What exactly is a teacup puppy?
Are teacup puppies unhealthy?
What is the average life span of a teacup or toy sized puppy?
What are the prices of your puppies?
Where do you get your puppies?
How old are your puppies?
It is merely a term we use to describe the size of a dog that is smaller than average. Most of our puppies range from 1.5 pounds to 3 pounds.
Are teacup puppies unhealthy? TOP
This is a very common misconception, but the answer is no. They are, however, equivalent to newborn babies and require a lot more care and attention than your average sized puppy. Because of their tiny size and delicate nature, their immune systems can be compromised, so you need to be a little more careful in what they come into contact with and how they are handled. As they get older, their immune systems grow stronger and they are just as healthy as any other dog. All our puppies must pass a physical from our certified vet and also CIFA government vet before they are shipped to their new homes.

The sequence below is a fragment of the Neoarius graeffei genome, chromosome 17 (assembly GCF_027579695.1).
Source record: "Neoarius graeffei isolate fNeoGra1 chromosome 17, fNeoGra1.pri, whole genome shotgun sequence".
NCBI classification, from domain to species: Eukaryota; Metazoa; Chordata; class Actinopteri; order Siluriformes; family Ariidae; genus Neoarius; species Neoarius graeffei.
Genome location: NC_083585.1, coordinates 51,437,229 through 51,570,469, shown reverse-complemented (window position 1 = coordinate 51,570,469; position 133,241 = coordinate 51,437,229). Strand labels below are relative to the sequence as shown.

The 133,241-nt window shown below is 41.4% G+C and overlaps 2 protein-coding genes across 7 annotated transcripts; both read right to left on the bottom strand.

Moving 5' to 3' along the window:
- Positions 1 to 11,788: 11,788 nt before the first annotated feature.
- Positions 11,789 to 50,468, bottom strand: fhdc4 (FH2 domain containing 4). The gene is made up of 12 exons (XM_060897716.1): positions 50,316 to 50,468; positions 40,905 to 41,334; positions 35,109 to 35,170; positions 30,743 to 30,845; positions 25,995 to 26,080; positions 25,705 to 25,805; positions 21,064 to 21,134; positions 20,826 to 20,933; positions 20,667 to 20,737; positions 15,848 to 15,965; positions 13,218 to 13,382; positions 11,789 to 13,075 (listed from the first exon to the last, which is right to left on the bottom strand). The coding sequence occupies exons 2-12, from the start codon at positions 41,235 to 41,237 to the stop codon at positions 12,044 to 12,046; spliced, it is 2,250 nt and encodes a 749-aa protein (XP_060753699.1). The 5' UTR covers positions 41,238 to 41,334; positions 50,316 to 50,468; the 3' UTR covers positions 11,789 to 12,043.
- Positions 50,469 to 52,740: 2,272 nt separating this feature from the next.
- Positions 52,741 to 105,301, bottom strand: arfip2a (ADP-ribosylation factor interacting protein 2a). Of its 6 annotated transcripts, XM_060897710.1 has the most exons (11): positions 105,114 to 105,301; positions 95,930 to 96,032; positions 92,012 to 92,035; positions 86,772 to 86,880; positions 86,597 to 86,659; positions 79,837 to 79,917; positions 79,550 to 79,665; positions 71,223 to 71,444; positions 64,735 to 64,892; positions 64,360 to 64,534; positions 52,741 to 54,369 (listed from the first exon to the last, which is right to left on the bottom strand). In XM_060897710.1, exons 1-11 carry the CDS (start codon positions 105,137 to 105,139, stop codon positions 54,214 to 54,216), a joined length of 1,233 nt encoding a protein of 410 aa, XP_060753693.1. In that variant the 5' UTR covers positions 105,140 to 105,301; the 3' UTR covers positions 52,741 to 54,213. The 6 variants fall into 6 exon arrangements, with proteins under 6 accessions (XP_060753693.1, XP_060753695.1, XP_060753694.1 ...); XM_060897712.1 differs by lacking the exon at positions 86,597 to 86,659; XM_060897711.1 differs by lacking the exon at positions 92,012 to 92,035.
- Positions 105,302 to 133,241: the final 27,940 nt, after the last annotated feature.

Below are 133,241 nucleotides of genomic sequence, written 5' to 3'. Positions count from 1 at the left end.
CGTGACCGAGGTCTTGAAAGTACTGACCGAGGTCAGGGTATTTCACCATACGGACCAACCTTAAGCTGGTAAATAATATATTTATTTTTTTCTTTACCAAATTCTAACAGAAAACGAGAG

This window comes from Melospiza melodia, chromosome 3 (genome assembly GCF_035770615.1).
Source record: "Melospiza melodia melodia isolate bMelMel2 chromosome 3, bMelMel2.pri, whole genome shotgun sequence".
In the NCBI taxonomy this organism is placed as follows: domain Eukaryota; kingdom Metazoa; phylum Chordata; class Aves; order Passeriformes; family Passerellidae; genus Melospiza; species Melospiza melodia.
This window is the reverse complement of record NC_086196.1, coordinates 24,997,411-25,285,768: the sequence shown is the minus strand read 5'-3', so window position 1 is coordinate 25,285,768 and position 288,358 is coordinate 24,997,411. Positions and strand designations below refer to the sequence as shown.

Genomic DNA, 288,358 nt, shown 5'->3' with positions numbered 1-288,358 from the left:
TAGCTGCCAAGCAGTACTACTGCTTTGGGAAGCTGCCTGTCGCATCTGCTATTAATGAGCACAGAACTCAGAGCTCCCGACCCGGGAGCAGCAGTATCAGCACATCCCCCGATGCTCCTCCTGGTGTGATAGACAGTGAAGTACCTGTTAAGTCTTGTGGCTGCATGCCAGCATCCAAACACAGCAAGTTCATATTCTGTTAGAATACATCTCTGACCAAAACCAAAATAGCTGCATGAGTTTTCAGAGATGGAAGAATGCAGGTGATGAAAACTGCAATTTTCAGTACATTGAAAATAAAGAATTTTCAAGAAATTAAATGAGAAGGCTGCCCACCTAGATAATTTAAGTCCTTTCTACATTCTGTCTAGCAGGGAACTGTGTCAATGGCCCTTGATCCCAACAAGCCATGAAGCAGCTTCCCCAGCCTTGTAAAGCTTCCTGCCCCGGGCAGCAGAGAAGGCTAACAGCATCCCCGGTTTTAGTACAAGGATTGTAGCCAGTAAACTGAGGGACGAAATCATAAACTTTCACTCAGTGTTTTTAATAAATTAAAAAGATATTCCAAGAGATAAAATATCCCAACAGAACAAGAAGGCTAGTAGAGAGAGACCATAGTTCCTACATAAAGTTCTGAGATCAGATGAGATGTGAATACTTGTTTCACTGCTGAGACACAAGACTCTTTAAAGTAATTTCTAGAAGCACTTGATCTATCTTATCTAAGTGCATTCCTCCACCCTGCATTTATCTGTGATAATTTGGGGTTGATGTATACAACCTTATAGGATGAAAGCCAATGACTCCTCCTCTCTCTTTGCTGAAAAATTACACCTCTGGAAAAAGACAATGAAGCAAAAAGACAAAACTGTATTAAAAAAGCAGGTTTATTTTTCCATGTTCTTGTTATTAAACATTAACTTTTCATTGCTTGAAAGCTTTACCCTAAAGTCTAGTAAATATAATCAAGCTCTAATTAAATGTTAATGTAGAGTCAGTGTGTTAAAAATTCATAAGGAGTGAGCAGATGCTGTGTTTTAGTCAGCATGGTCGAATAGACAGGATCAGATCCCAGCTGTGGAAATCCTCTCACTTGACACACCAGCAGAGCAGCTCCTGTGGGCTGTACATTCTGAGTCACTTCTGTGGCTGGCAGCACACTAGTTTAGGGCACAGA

What is the average life span of a teacup or toy sized puppy? TOP
The average life span is actually 8 to 14 years for a teacup or toy sized dog–actually longer than larger breeds of dogs!
What are the prices of your puppies? TOP
Each puppy is priced based on the price we get from our breeders. Each puppy is priced based on breed, size, quality, gender, body structure. There are many factors and that is why there is a big difference in pricing from puppy to puppy. Our puppies do start at $3800 and up. This does not include shipping/nanny fee. Price for shipping is based on your location.
Where do you get your puppies? TOP
We work with a select group of licensed breeders in S. Korea. Our breeders have a consistent record of providing healthy and extremely smaller than average puppies. We screen out any breeders that don’t meet our quality of standards. We do not work with puppy mills.
How old are your puppies? TOP
Our puppies vary in age, but must be at least 3 months old before arriving in our care. Most puppies are ready to go after being checked by a veterinarian, but sometimes the tiny ones must stay a bit longer, so they don’t stress and we can make sure they develop proper eating habits and develop social skills for their new families.